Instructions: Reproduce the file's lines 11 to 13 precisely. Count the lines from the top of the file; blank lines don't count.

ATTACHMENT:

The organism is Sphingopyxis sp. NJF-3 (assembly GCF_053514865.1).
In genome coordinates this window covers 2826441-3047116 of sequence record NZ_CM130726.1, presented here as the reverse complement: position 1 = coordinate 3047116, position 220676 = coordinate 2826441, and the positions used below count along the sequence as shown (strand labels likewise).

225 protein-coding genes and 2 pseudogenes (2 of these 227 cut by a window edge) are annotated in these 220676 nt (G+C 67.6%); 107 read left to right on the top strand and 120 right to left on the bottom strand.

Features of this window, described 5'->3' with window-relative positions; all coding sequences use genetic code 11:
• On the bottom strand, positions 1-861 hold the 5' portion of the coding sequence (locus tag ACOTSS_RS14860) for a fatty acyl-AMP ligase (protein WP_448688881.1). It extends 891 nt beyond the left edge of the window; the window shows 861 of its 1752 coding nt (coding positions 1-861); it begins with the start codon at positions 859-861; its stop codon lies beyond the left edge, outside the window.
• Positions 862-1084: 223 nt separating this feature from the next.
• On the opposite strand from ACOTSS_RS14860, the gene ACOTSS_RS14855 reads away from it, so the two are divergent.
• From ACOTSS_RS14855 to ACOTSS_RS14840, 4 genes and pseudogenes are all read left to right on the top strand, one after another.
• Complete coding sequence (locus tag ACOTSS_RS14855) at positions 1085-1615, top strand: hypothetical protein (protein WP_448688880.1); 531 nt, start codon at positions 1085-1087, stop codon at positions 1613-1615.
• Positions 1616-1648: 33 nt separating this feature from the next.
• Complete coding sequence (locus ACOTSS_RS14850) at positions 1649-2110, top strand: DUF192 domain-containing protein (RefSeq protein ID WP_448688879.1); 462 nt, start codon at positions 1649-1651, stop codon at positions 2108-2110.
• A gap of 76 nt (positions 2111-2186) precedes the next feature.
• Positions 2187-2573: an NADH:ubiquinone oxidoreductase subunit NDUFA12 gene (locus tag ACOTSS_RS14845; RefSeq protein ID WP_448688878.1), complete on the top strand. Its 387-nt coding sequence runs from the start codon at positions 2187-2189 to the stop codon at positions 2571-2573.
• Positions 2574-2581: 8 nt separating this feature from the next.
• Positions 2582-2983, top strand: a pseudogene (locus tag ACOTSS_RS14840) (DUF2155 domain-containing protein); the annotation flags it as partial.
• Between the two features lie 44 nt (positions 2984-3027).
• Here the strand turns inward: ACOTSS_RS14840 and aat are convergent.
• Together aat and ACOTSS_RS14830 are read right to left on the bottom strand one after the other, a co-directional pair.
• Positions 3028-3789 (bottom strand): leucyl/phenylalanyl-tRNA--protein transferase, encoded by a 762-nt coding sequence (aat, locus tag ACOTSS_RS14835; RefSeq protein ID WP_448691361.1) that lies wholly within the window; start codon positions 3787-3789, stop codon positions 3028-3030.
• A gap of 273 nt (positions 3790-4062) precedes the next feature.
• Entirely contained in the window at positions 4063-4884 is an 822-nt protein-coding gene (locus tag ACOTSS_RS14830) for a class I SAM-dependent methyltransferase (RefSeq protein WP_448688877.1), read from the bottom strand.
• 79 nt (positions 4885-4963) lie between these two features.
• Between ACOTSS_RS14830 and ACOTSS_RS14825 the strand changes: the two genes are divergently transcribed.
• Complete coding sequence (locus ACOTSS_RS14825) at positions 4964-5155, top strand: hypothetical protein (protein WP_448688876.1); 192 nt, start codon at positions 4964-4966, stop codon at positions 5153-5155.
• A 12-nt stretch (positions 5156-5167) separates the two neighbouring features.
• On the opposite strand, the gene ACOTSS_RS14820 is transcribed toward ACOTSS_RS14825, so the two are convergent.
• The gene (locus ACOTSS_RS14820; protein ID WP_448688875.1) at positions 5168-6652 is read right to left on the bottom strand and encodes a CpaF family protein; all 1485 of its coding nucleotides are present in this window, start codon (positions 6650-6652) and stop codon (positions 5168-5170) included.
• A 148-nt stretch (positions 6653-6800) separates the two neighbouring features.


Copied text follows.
• Complete coding sequence (locus ACOTSS_RS14850) at positions 1649-2110, top strand: DUF192 domain-containing protein (RefSeq protein ID WP_448688879.1); 462 nt, start codon at positions 1649-1651, stop codon at positions 2108-2110.
• A gap of 76 nt (positions 2111-2186) precedes the next feature.
• Positions 2187-2573: an NADH:ubiquinone oxidoreductase subunit NDUFA12 gene (locus tag ACOTSS_RS14845; RefSeq protein ID WP_448688878.1), complete on the top strand. Its 387-nt coding sequence runs from the start codon at positions 2187-2189 to the stop codon at positions 2571-2573.